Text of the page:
81. Adding to ChrisO’s comment, Buddhism was an attempt to introduce some skepticism into Hinduism. Although some premises weren’t seriously challenged (e.g., rebirth), it’s pretty clear that attempts were made to strip the religion down to a few core assumptions, and from that basis attempt to derive everything else based on reason and on people’s (sometimes inaccurate) understanding of how the world worked.

  82. I’m with those who say that Scientology isn’t an evil cult. It’s a business pretending to be an evil cult for the tax benefit.

  83. Adding to ChrisO’s comment, Buddhism was an attempt to introduce some skepticism into Hinduism.

    And yet, in many ways Buddhism was the first ‘modern’ religion, in that it was primarily concerned with a person’s “inner being” than with functioning as a form of pseudo-science. Given that we know Buddhism had penetrated as far west as Iraq by the 1st Century AD, I have little doubt that it influenced the development of Christianity.

  84. Adherents of Scientology may come off as harmless, nutty weirdos but their leaders are most certainly evil, criminal con-men. And it’s important to note that there are two strains of Scientology: the Hollywood brand that tries to appeal to the masses by putting a smiling face on it, and the Regular Joe brand that’s nothing more than a con game. It may be more business than cult as Max said but it does use cult-like techniques.

  85. Given that we know Buddhism had penetrated as far west as Iraq by the 1st Century AD, I have little doubt that it influenced the development of Christianity.

    Joseph Campbell believed it did. I can’t remember what book it was in, but Campbell made a persuasive argument that Proverbs and The Sermon on the Mount, the only words in the Bible directly attributed to Jesus (I think), are very Buddhist in nature.

  86. Grotius/Crimethink…

    Random rambling before I go home…

    This stuff is not fresh in my mind, but…

    Tacitus mentions Jesus and Pilate (I assume he is the “next author” Grotius mentions). So presumably during his time the concept of Jesus having lived was non-controversial enough to make it into a respected Roman history. Hardly proof, but certainly something. The fact that the other surviving artifacts are “non-secular” hardly makes them any less reliable than the secular accounts around the same time. It seems unlikely that there was not a real person at the center of the early movement. The details, of course, will never get closer than second hand unless we find something in the hand of either Jesus or a Disciple (and that can be authenticated…how would you do that). I think the fact that the secular details of the gospels align with what was/is known about the people/places says something about their validity as historical documents. Discounting them reduces your sample size to nearly zero.

  87. I can’t remember what book it was in, but Campbell made a persuasive argument that Proverbs and The Sermon on the Mount, the only words in the Bible directly attributed to Jesus (I think), are very Buddhist in nature.

    Those aren’t the only words attributed to Jesus by the Gospel writers, though they may be the only words that revisionist “bible scholars” think Jesus actually spoke. Such scholars do habitually throw out everything he said that had supernatural implications, and focus on the moral philosophy. Not that the moral philosophy isn’t good, but it certainly wasn’t unique: earlier Jewish thought as well as that of the Stoics and Buddhists had already been there, done that.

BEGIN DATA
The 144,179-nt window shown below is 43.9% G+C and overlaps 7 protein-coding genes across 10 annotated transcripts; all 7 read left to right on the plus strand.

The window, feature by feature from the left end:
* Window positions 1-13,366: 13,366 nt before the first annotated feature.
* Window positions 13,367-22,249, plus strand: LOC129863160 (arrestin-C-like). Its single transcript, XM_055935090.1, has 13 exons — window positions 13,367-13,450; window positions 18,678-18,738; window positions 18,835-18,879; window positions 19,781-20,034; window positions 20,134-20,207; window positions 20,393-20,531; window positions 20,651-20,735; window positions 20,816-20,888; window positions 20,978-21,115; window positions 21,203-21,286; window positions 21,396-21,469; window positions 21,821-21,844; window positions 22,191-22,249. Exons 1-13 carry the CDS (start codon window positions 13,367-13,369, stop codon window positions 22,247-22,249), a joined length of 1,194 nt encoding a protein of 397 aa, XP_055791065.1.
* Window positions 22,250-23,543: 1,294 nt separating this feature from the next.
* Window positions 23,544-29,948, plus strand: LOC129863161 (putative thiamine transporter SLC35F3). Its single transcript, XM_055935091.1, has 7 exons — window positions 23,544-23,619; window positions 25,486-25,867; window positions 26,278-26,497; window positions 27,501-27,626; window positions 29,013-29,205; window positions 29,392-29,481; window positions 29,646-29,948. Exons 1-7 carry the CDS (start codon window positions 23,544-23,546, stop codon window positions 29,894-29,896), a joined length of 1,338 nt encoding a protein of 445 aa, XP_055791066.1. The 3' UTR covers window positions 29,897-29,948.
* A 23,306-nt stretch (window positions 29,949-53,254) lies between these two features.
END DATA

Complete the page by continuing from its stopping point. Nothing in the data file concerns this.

Clearly, if we take the Gospels’ attribution of sayings to Jesus at face value, there are a lot of things that he said about God that no Buddhist would approve of. But throwing out the supernatural stuff allows these same scholars to claim that Jesus was just preaching a warmed-over Buddhism.

  88. One name: Lisa McPherson.

  89. One name: Lisa McPherson.

    Exactly. Evil, evil organization. I didn’t even know they managed to buy a judge to somehow void the 1st Admendment (“The Profit”). Wow.

  90. crimethink,

    though they may be the only words that revisionist “bible scholars” think Jesus actually spoke.

    As I have read there are a number of standards by which the various statements, acts, etc. ascribed to Jesus are judged and they are pretty good standards IMHO. One is, for example, statements, acts, etc. which were (in light of the culture of the time) embarrsassing or damaging. Jesus’ crucifixion is an example of such (as I understand it being crucified was something which carried a great deal of shame with it at the time).

  91. crimethink,

    An example of another technique is that of the Criterion of Multiple Attestation.

  92. dhex: “yeah for all its weirdness and drive through take your money routines and pure petty vindictiveness, scientology has an absurdly low body count.”

    True, but that may simply be because it never had the support of any government. (This differentiates it not only from Christianity and other “old” religions, but from the Mormon Church, which at the time of the Mountain Meadows Massacre was the de facto government of Utah.)

  93. crimethink,

    I don’t think what Campbell was saying was that Christianity was warmed over Buddhism. He was just arguing that it shows evidence of a strong eastern influence. The Golden Rule is about as Buddhist as it gets. The idea is that interaction with Buddhism and other eastern schools of religious though put a new spin on Judaism. That new spin is what evolved into Christianity.

    Or, some of the teachings are similar because the human brains that conceived them were similar.